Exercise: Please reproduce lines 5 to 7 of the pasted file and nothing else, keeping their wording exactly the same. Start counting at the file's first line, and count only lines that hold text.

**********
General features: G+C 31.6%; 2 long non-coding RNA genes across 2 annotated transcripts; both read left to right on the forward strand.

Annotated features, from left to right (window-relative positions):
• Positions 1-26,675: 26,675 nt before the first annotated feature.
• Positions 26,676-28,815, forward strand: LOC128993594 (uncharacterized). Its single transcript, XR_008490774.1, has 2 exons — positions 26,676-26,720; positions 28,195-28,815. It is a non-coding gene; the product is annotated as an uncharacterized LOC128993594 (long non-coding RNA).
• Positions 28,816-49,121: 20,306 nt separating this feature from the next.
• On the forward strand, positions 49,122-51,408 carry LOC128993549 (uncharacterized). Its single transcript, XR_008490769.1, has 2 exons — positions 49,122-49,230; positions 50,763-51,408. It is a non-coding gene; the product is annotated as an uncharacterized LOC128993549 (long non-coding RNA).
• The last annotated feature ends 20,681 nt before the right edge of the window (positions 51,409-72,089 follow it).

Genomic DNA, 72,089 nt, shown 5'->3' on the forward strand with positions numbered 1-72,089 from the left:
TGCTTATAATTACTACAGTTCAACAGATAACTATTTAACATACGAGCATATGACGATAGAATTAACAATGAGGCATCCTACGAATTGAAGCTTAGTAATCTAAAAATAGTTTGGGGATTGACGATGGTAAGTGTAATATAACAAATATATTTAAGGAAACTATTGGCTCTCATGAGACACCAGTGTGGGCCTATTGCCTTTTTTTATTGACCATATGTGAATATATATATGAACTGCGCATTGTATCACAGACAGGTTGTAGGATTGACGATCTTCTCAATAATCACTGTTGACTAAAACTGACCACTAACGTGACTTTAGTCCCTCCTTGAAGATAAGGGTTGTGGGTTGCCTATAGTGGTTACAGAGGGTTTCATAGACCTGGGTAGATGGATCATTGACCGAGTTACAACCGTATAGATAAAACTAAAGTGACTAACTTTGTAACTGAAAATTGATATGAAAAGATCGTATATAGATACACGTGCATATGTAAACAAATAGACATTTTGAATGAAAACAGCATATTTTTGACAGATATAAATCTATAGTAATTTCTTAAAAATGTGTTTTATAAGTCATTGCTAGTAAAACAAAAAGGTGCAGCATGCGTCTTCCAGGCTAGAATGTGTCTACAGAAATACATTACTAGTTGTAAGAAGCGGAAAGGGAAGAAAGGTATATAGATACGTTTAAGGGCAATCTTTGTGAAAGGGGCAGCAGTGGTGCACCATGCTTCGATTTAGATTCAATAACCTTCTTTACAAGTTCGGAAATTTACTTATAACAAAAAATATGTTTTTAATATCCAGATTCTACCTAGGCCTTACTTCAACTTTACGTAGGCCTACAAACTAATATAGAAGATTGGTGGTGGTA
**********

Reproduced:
• Positions 28,816-49,121: 20,306 nt separating this feature from the next.
• On the forward strand, positions 49,122-51,408 carry LOC128993549 (uncharacterized). Its single transcript, XR_008490769.1, has 2 exons — positions 49,122-49,230; positions 50,763-51,408. It is a non-coding gene; the product is annotated as an uncharacterized LOC128993549 (long non-coding RNA).
• The last annotated feature ends 20,681 nt before the right edge of the window (positions 51,409-72,089 follow it).